Thursday, July 23, 2015

Isaiah's Polemic Against Idolatry

I came across a profound statement by John Oswalt regarding Isaiah's polemic against the idols as it is found especially through Isaiah 40-48.
  Many interpreters accuse Isaiah of creating a straw man at this point. They argue that he has engaged in reductionism of the worst sort, refusing to admit that no pagan ever thought his or her god was restricted to an idol. In pagan thought, the idol partook of the holiness of the being who was spiritually continuous with the idol but yet transcended it. The accusers say that Isaiah understood this quite well but conveniently chose to overlook it because it was much easier to attack the practice of idolatry. Isaiah, however, is not disregarding that issue at all, as is clear from his case against the Babylonian gods in 40-48. He challenges their worshipers to produce evidence that any of the gods had ever explained "the former things" or, failing that, "the latter things." That is, could the gods explain how the world began or how it would develop in the future? Of course they could not because they are a part of the world's cycles, and, just as the thunderstorm does not know how it arose or where it will go, neither do the gods. A further question is even more pointed: which of the gods ever once specifically foretold the future? The answer is never. Of course there were plenty of cases of prediction, but like those of modern astrologers, they were so cloaked in ambiguity that they would always be "right" no matter what happened. 
Yahweh, on the other hand, did make specific predictions in case after case, particularly those of the exile and the return. He can do that, the prophet says, because he "sits above the circle of the earth" (40:22). He is not a part of the stars, "the host of heaven," but is the one who calls them forth by name (40:26). In short, Isaiah boldly asserts that Yahweh is not a part of earth's cycles. He is not a personification of any of its forces. He is beyond it and directs it. Therefore, he alone can specifically predict the future. Furthermore, he alone can do "new things." The gods can only do what they have always done. They cannot transcend the past because they are part of the past. Neither can they alter the future because they are whatever that future unfolds to be. This is a far more sophisticated argument than merely an attack on idol making. To be sure, the prophet includes idol making in his polemic because that is at the heart of the issue. To make your god into an idol is a fundamental expression of the conviction that the gods are continuous with the cosmos and fundamentally at one with it. The Bible's profound iconoclasm is aimed precisely at this point.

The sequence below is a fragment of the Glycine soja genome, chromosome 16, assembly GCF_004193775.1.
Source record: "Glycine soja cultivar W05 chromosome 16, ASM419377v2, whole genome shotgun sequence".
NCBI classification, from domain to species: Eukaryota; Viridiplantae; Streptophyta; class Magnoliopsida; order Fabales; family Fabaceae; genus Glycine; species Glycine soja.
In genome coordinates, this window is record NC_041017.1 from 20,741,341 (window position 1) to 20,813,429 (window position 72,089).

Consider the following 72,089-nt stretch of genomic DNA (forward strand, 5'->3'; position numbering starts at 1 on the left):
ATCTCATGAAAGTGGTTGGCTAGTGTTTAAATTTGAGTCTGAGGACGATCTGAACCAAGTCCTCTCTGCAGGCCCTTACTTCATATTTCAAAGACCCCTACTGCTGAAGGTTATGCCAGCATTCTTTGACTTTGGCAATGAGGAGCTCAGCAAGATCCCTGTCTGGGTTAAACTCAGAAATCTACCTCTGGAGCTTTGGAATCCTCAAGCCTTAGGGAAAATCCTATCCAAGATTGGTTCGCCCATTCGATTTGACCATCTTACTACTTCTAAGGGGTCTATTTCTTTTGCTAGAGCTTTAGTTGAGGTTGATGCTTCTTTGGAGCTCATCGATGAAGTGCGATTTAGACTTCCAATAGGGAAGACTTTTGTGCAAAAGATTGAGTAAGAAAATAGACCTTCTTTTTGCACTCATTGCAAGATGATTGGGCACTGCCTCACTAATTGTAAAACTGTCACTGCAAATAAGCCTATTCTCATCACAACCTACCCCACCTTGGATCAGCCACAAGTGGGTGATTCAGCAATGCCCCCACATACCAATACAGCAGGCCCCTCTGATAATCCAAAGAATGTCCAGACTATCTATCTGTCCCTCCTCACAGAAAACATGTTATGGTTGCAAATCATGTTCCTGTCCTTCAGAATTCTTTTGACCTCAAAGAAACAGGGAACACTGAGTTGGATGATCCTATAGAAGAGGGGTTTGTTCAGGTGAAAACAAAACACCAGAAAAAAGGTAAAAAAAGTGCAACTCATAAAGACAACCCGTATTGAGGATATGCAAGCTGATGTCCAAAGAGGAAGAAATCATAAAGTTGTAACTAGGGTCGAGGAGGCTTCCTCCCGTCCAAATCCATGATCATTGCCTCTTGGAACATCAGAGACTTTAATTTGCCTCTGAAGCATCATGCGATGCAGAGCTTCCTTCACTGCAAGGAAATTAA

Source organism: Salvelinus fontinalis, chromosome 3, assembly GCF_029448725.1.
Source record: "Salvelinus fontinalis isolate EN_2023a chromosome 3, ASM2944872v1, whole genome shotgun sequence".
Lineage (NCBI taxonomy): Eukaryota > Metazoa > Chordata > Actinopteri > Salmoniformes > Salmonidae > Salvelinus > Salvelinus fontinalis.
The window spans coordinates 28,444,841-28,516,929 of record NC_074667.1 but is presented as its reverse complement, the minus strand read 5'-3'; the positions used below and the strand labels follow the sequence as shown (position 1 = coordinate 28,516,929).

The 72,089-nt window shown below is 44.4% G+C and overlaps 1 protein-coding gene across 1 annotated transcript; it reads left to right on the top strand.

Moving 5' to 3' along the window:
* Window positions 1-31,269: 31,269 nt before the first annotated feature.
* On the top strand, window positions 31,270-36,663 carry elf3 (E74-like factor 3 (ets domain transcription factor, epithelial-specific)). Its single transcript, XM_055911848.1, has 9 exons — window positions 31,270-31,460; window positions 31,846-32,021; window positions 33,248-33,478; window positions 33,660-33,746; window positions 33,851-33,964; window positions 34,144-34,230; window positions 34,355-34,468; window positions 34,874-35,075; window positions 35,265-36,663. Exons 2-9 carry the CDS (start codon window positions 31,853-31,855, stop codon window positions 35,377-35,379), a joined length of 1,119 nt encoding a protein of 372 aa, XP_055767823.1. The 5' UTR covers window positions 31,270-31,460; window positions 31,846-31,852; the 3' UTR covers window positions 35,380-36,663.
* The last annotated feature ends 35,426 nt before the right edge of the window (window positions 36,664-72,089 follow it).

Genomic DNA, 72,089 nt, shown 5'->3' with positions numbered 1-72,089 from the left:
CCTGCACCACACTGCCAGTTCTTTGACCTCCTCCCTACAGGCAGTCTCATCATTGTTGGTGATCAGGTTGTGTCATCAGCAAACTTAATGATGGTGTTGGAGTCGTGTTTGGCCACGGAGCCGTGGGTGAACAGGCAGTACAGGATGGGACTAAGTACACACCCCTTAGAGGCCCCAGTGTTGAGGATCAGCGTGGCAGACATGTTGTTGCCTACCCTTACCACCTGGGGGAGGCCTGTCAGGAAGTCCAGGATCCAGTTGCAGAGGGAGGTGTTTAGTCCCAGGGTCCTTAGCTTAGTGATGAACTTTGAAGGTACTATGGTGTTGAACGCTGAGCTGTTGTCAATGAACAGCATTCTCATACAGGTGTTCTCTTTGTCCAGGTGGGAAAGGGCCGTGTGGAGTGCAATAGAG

If Isaiah was struck in his call experience with Yahweh's absolute transcendence, both in essence and in character, there was something else that struck him in the experience with equal force. Although Yahweh is utterly other than the earth and all that is in it, it is his glory and his alone that fills the earth (6:3; cf. 40:5). Transcendence is often faulted by its detractors as making creation completely inaccessible to God and making God completely inaccessible to the creation. This was certainly the concern of the neo-Platonists, who sought to overcome what they saw as this inevitable outcome of the doctrine. Isaiah (and the rest of the Bible) is blithely unconcerned about philosophical conundrums. Although God is not the creation and has no essential continuity with the creation, he is everywhere present in his earth He can intersect it at any and every point. Thus, its glory is his glory, and it has no other. This is the wonder of the biblical doctrine of revelation. Truth does not emerge from within the cosmos because the cosmos is not self-explanatory. To attempt to make it explain itself is to deify it and that is the way of endless horror, as both Romans 1 and modern film culture amply demonstrate. 
Instead, truth and glory have broken in upon us from beyond ourselves. More than that, God has broken in with his truth and glory for the express purpose of sharing that truth and glory with us. Thus, we have the astonishing phrase The Holy One of Israel." He is the only Holy One in the universe, and yet he has chosen to become immanent in Israel. He has chosen to be owned, as it were, by this broken, fallible people. He is pleased to become localized in them.[1]

     [1] John N. Oswalt, “The Book of Isaiah: A Short Course on Biblical Theology” Calvin Theological Journal 39 (2004), 69-70.  For more general reflections on similar themes from Acts 17 see my essay “Thoughts on God’s Transcendence and Immanence.”  Available online: